- Manufacturer: Roccat
- Model: Vulcan 121
- Type: RGB Gaming Keyboard
- Supplied by: Roccat
After the pleasure of using the Roccat KONE AIMO Remastered I was eager to see what the amazing minds behind that mouse could do with a keyboard. Flash forward a few months and I found myself the lucky recipient of the Roccat Vulcan 121 mechanical keyboard.
The looks of the Vulcan 121 are striking and hard to ignore. Stylish and sleek but still sharp and aggressive. The face of the Vulcan is made of anodized aluminium, making it extremely sturdy, and it gives it a premium feel that was cold to my first touch.
The aluminium face on the 121 is a brushed black satin colour, but there are also silver and white variants available depending on your preference.
Outlining the face is a polished and bevelled edge that really sets off the whole premium high-end feel. An added benefit is that the Aluminium face also seems to make the keyboard nearly entirely void of flex, and it feels extremely planted.
The remainder of the body is constructed of a hardy matt plastic. This surprisingly does not take away from the Vulcan 121’s premium feel, as the plastic itself still feels of an extremely high grade.
Returning to the face and possibly the most important feature, the Vulcan 121 features a really unique key set sitting on Roccat’s own Titan switches. The Vulcan I received to review came with the Titan linear keys that do not have the audible click associated with most mechanical keyboards.
I usually prefer a nice clicky switch and the feedback of the click fills me with satisfaction, but the Vulcan’s Titan linear switches have surprisingly provided my favourite typing and gaming experience so far. They may have no click but the noise they make paired with the sheer ease of each press makes for an absolutely divine typing experience.
The unique features do not end there, though. The Titan switch also features a completely clear casing so that it can make full use of the stunning Aimo illumination. Pairing the clear casing with the Vulcan’s short and almost flat keycaps makes for a stunning display. The RGB goodness flows out of the switches uninhibited and reflects off the aluminium body, making it a stunning sight that is a pleasure to customize.
This customization happens in the Roccat Swarm software. You have the general controls you’d expect including things like mode selection, including speed and colour palette adjustment, and the rest of the standard stuff, but you also have Intelligent Lighting.
In this mode, all of your Roccat AIMO products become linked and react to each other. When you click on your keyboard the effects could ripple across it and onto your mouse, and it’s amazing seeing all of your peripherals lighting and animating in unison.
Included on the Vulcan 121 is a full set of media controls, including three buttons and a volume dial. This is where my first dislike of this stunning board comes in. The three buttons that control the skip forward/back and play/pause functions are made of a soft rubber material. This allows a fair amount of illumination to pass through but also makes them the most unstable buttons I have used in a fair while. They have quite a bit of play in them and despite the satisfying click they make on actuation I’d have preferred a harder and more stable material for the buttons.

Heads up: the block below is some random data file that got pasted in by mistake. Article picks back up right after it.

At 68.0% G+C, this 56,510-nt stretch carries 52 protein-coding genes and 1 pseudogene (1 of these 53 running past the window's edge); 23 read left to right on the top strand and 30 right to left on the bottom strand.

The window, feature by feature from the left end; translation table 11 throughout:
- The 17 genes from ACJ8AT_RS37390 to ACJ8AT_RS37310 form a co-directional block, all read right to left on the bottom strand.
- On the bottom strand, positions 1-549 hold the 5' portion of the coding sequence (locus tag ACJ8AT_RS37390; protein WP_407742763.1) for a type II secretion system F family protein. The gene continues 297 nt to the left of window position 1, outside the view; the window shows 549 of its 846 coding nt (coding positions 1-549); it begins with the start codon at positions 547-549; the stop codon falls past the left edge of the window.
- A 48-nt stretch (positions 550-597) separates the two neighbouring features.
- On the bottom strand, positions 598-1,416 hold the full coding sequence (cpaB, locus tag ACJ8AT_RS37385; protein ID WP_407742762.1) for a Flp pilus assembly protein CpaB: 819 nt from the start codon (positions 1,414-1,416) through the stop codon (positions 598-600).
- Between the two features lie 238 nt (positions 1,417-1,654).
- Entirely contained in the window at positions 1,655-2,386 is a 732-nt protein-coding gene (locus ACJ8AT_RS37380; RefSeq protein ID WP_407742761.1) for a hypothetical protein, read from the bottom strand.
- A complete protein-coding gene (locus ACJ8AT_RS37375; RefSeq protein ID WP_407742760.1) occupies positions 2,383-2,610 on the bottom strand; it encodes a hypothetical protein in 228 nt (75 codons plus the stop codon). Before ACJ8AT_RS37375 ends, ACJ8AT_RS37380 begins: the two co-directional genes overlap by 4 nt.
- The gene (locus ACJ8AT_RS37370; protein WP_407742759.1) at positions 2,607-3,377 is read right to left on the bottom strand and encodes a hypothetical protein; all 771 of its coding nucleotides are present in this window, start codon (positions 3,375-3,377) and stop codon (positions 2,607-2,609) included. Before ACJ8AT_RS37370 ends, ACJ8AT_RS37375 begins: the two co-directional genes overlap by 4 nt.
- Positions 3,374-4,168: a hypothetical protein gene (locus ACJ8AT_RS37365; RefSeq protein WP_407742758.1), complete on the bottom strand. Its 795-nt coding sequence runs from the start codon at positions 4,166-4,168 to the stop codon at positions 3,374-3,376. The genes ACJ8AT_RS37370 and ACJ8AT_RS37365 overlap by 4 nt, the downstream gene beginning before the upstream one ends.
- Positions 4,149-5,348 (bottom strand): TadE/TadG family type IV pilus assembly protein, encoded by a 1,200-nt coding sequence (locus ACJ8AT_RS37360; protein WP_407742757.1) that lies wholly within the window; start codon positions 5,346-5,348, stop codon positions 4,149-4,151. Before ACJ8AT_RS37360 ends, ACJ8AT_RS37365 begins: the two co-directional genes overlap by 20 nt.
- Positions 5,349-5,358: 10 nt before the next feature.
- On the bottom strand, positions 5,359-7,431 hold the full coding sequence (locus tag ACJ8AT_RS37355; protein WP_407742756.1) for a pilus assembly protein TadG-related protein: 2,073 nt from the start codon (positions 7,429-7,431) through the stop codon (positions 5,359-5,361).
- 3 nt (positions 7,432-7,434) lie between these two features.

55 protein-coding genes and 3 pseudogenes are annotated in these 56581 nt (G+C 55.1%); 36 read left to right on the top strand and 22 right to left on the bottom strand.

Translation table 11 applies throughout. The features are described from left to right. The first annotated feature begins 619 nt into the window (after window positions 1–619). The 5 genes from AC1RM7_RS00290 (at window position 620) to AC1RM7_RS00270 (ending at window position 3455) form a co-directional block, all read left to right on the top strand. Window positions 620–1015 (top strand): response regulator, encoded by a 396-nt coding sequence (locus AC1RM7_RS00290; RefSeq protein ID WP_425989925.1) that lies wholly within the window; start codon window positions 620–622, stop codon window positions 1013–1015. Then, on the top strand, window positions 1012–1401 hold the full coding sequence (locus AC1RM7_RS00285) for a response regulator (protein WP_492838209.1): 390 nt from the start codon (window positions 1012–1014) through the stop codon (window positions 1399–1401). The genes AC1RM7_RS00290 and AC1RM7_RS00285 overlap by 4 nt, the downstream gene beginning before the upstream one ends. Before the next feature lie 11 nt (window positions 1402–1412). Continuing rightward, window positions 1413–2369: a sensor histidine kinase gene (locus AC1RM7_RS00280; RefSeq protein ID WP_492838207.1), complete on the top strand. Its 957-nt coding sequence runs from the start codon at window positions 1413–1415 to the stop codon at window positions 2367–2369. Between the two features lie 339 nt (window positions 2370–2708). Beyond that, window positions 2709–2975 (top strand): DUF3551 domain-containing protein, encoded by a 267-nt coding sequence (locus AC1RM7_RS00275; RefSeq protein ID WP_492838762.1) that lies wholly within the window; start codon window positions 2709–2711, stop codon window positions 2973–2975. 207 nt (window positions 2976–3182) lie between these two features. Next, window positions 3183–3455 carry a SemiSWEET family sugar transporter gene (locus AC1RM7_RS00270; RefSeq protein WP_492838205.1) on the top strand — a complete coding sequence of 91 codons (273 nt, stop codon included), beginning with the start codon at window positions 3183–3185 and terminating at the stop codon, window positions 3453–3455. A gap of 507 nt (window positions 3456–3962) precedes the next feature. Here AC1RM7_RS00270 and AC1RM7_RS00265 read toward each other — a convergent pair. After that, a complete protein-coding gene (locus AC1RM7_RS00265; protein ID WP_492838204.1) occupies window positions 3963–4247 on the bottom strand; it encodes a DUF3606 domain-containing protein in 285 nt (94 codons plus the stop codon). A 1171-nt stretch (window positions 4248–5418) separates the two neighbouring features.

The dial, on the other hand, is perfect. It may seem at first to protrude too far, but with use and acclimation, it becomes extremely convenient. As you rotate it you will feel a tactile notching that allows you to fine-tune your audio click by click, making sure you have perfect control over your volume.
Cabling on the Vulcan 121 is fairly standard. Exiting at the centre of the back of the board is a non-removable braided cable that terminates in a USB-A connector, there are no routing channels on the bottom of the board but I usually find that I don’t use alternate routing even if it’s available.
Lastly, at the bottom of the board there is a slightly embossed glossy slot in the plastic. Although it adds to the design, it’s actually there for the palm rest to fit into. The Vulcan comes with a palm rest included, and it’s the second and last negative I have for the Vulcan. The palm rest is made of plastic with no form of softened coating on top, just hard, textured plastic.
I personally prefer to have a leatherette or some kind of plush covering over a hard surface and that really is the entire downfall for me. Otherwise, the palm rest not only looks very nice and attaches perfectly, melding into the Vulcan’s styling, but it also has a perfectly balanced magnetic attachment that I found easy to remove but never came off unintentionally.
The Vulcan 121 is a stunning board with amazing performance. As I expected after my use of the Kone Aimo remastered, the Vulcan excels when it comes to quality and looks. I would say that no matter what your usual preferences are, anyone who likes a good keyboard will struggle not to love the Vulcan.
The only things I would suggest as improvements are sturdier media buttons and a slightly comfier palm rest, but even with these very small cons, the Vulcan is a top contender to take up a permanent space on my desk (especially if I can get my hands on the Tenkeyless version).